Jonah Hill’s ‘mid90s’ Is An Okay Movie Trapped In A Prison Of Forced Nostalgia (FILM REVIEW)

[rating=5.00]

mid90s, the directorial debut from actor Jonah Hill, opens with a fight between two brothers. Well, to call it a “fight” wouldn’t be entirely accurate, as it’s mostly the older sibling, Ian (Lucas Hedges), wailing mercilessly on his much younger brother, Stevie (Sunny Suljic). It’s a visceral, shocking, and all-too familiar scene to anyone who grew up with older siblings.

Unfortunately, mid90s isn’t able to keep that same level of visceral honesty, trading it all too often for what can only be described as mid-90s product placement.

In fact, the entire first act of the film feels like an aggressive over-reminder of the film’s setting. Which is the mid-90s. I mean… it’s right there in the title. And yet, despite this glaringly obvious fact, the first 30 minutes is a non-stop barrage of the era’s most recognizable #brands.

Remember Ren & Stimpy? Super Soakers? Nirvana? Beavis & Butthead? Cassette tapes? They’re all right here, front and center to constantly remind you that mid90s does, in fact, take place in the mid-90s. Even Ian wears a Bill Clinton mask in one scene, which serves absolutely no purpose besides as yet another reminder of that fondly-remembered Hypercolor’d decade.

Once Hill gets all the nostalgia porn out of the way, mid90s gives itself room to breath and tell its story. Interesting side-note: after this film’s North American premiere at this years Fantastic Fest, Hill said that his number one rule when making this was ‘no nostalgia porn,’ which it seems he did not adhere to.

As far as the story itself, it’s perfectly. Stevie meets some older cool kids who smoke cigarettes and skateboard, and he slowly works his way up from literal water boy to ‘one of the gang.’ His mom doesn’t like it, they fight about it, he goes back to hanging out with them.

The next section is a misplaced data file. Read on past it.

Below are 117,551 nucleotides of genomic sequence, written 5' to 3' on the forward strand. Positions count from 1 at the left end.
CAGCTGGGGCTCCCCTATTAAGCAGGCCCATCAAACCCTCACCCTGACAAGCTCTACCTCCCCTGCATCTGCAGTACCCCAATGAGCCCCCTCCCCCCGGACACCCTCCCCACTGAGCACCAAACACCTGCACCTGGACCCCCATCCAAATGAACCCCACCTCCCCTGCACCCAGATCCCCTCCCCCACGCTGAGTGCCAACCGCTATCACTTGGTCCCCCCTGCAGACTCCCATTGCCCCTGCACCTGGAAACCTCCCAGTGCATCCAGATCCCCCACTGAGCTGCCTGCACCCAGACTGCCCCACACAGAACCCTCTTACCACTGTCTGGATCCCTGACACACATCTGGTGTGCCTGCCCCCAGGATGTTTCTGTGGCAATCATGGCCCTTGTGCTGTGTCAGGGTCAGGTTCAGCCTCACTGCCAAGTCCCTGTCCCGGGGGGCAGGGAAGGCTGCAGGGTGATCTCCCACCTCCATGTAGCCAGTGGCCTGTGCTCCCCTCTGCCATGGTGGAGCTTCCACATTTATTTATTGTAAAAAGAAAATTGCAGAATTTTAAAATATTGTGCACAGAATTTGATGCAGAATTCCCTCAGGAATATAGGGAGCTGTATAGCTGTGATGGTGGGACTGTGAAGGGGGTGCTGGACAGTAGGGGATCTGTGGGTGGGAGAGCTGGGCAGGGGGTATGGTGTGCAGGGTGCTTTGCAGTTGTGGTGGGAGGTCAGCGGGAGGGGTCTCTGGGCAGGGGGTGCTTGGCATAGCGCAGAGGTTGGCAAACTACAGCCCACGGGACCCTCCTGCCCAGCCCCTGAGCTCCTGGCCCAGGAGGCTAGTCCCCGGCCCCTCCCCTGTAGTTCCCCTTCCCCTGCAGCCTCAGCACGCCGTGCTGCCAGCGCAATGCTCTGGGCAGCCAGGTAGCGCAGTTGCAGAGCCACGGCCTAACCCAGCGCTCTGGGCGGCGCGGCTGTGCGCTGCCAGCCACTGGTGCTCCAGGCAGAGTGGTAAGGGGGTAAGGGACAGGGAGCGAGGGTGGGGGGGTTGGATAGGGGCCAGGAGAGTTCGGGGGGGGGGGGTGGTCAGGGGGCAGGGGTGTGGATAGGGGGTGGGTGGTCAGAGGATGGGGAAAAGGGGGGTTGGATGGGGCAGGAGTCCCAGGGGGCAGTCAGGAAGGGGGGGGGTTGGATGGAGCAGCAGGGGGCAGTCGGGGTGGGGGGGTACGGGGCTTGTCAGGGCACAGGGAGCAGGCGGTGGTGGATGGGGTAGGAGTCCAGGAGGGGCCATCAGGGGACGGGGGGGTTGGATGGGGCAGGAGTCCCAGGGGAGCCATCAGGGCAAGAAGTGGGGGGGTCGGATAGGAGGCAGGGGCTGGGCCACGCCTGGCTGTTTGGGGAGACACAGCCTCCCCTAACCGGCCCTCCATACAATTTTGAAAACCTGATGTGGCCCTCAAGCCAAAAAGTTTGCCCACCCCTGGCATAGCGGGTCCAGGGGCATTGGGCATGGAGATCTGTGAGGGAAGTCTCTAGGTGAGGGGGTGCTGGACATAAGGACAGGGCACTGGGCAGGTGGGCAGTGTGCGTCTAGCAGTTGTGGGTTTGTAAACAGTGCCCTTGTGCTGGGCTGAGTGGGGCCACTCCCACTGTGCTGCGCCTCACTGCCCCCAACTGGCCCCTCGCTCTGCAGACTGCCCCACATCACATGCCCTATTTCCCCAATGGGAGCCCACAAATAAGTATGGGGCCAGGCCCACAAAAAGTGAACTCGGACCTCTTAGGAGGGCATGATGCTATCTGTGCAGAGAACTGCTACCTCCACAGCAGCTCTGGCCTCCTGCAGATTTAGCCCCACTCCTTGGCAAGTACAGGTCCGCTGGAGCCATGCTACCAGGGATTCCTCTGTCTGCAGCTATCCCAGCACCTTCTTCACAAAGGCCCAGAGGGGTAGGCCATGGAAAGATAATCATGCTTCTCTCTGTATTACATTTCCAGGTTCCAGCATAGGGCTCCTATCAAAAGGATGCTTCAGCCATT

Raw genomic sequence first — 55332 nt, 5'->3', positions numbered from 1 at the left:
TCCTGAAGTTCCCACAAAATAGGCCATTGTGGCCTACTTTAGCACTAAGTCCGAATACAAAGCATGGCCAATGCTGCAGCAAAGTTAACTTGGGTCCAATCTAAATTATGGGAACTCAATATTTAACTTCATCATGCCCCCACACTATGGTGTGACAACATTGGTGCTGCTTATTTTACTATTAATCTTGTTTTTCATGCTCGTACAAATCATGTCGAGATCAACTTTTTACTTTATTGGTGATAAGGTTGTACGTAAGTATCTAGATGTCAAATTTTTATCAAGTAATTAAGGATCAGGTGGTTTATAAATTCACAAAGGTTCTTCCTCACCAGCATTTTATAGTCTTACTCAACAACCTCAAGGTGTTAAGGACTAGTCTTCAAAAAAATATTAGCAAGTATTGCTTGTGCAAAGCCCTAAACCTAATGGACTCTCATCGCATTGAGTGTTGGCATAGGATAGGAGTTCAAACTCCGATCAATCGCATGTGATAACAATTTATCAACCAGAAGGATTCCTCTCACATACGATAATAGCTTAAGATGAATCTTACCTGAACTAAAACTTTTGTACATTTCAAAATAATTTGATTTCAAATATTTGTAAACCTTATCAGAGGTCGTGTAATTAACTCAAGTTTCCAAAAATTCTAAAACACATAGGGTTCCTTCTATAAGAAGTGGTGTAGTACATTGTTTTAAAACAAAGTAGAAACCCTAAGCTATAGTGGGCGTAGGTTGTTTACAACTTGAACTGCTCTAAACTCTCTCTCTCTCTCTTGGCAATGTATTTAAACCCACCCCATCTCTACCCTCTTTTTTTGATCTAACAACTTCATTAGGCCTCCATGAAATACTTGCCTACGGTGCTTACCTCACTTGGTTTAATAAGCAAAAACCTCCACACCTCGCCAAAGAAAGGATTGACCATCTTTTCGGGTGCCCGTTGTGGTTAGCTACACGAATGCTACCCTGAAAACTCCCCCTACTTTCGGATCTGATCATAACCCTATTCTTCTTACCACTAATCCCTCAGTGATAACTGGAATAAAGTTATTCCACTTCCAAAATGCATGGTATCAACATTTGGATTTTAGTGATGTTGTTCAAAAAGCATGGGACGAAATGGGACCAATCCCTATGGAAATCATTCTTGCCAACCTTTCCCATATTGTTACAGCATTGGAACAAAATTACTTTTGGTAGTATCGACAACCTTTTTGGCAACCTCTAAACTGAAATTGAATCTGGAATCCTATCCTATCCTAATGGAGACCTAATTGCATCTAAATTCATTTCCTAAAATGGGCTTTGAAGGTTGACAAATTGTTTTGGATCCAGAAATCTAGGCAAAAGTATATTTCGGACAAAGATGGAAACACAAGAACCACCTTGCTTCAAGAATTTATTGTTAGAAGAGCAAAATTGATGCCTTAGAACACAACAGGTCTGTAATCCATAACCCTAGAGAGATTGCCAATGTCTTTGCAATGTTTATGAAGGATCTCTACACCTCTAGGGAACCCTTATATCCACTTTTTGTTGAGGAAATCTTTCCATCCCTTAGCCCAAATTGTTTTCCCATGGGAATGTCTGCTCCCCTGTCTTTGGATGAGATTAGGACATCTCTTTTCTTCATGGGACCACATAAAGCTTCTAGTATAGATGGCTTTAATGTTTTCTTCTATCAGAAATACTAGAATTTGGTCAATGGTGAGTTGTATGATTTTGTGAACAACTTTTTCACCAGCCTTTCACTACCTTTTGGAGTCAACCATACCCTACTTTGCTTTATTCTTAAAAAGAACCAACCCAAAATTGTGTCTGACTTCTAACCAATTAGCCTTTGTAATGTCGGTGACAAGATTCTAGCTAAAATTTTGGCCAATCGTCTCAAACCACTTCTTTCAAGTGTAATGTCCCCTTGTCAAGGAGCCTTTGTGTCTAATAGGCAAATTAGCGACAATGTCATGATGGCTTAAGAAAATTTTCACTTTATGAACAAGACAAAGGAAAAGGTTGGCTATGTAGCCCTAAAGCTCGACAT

It’s clear that Hill has a real passion behind wanting to tell this story, influenced strongly from his own awkward childhood. That doesn’t necessarily translate to it being anything beyond another coming-of-age story with an affable lead character and all the assorted hijinks that convey the cinematic equivalent of “growing up.”

While Hill handles the everyday incidentals well, even casting “real” kids instead of child actors to portray Stevie and his group of friends, he ends up forcing a big, dramatic event near the end. It not only feels completely unnecessary, but its handled with a very peculiar lack of consequences, further undermining the creative choice.

Ultimately, mid90s is a serviceable entry into the ever-overflowing genre of “just kids growing up films.” Sure, it may be unique and personal to Hill’s experiences, but films like Eighth Grade and Skate Kitchen have managed to carve out comparably more interesting stories within the same medium.

mid90s is in theaters now

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